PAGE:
Someone’s app was rejected from Apple on the grounds of 2.12 and 10.6. To Apple, the app was not very useful because it was taking its content from the web server, and it also used buttons that were not Apple-like, so to speak. Not using the “native iOS look and feel” might be another way of decribing it.
Here is my reply in the forum post. The app and the video here just served as a stepping stone for my reminiscences of what makes a great app for both the user and the originator. Here goes my forum post:
I have watched the video and I think that, on this occasion, Apple got it right. Your content is awesome, but it does look like visiting a site, it has no reckognizable Apple user identity and – the main question – so what?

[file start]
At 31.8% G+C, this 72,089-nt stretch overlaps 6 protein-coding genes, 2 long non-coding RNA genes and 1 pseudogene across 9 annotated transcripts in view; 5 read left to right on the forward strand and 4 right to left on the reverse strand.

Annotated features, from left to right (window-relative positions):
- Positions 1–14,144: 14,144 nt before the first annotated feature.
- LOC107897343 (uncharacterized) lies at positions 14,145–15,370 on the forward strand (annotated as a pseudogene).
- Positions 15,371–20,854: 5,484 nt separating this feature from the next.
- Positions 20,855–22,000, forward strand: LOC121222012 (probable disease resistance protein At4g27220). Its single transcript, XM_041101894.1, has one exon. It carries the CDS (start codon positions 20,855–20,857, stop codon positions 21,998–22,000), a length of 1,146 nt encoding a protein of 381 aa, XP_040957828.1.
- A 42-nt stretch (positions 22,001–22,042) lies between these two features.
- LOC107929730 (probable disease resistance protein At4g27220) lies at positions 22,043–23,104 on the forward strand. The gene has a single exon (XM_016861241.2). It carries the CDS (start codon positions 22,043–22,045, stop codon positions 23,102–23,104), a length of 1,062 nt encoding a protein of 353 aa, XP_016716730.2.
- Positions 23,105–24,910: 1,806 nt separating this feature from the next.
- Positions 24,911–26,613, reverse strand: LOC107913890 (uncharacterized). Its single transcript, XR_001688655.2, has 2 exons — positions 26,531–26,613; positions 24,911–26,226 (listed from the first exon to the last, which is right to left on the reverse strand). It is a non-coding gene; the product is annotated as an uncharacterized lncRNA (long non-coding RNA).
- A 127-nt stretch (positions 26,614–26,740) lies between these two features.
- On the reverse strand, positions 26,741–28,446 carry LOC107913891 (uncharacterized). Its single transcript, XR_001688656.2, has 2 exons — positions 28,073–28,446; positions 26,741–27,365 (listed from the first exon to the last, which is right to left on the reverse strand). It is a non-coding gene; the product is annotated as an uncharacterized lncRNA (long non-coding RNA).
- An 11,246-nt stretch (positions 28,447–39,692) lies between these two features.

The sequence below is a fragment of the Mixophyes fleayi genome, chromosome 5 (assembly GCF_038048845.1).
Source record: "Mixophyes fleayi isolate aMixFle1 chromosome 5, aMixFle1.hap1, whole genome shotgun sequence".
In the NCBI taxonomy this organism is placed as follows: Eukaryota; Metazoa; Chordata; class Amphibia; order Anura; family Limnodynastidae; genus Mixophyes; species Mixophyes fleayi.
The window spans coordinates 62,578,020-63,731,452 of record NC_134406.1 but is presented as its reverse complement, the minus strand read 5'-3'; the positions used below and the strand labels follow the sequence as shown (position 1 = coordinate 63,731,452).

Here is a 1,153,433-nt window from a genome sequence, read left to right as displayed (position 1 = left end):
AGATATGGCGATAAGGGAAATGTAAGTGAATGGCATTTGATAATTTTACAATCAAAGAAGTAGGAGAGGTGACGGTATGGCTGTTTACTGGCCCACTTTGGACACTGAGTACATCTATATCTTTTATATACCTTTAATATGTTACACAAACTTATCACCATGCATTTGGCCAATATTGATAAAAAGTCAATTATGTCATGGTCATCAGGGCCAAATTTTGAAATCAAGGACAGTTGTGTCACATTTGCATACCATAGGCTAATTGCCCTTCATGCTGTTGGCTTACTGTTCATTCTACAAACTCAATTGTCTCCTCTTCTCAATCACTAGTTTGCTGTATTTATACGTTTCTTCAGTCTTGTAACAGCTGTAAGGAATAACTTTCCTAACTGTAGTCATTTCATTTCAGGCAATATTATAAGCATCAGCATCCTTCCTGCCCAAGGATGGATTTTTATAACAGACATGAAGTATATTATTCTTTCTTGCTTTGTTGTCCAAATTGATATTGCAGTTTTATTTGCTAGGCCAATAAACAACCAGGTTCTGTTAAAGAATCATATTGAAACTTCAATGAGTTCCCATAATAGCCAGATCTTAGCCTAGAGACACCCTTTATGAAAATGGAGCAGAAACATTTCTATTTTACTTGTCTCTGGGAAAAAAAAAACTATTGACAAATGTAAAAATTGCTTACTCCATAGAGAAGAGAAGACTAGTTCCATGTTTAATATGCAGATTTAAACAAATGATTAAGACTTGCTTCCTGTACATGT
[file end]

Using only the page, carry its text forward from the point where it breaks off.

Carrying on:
With your app, the user visits, watches and then – does what? Scribbles on a piece of paper which elements to buy? Goes to a computer keyboard and writes a note to himself what to buy? Picks up a phone to tell someone what was decided?
Let the user keep some data on the device, only then it is his/her own project. At the very least, let them keep a list of the elements that they have surveyed, chosen or have looked at. Let them then email that list to someone else, or share the data with the architect, contractor or spouse. The apps are at their best when they mirror the personality and choices of their user. Otherwise, it is just surfing the web.
To be honest, my apps are also guilty of being non-personalized, but I publish them on Android, where there is no Apple police. Still, it is wise not only to strive for the best user experience, but to strive to be useful as well. Let the user invest some time into the app and then they will come back to use it on their own. That will automatically increase the number of page views and then it is not so difficult to start monetizing.
Content or usefulness first, interactivity second, personalizing third, and only then monetization. Otherwise, there is no one to monetize from.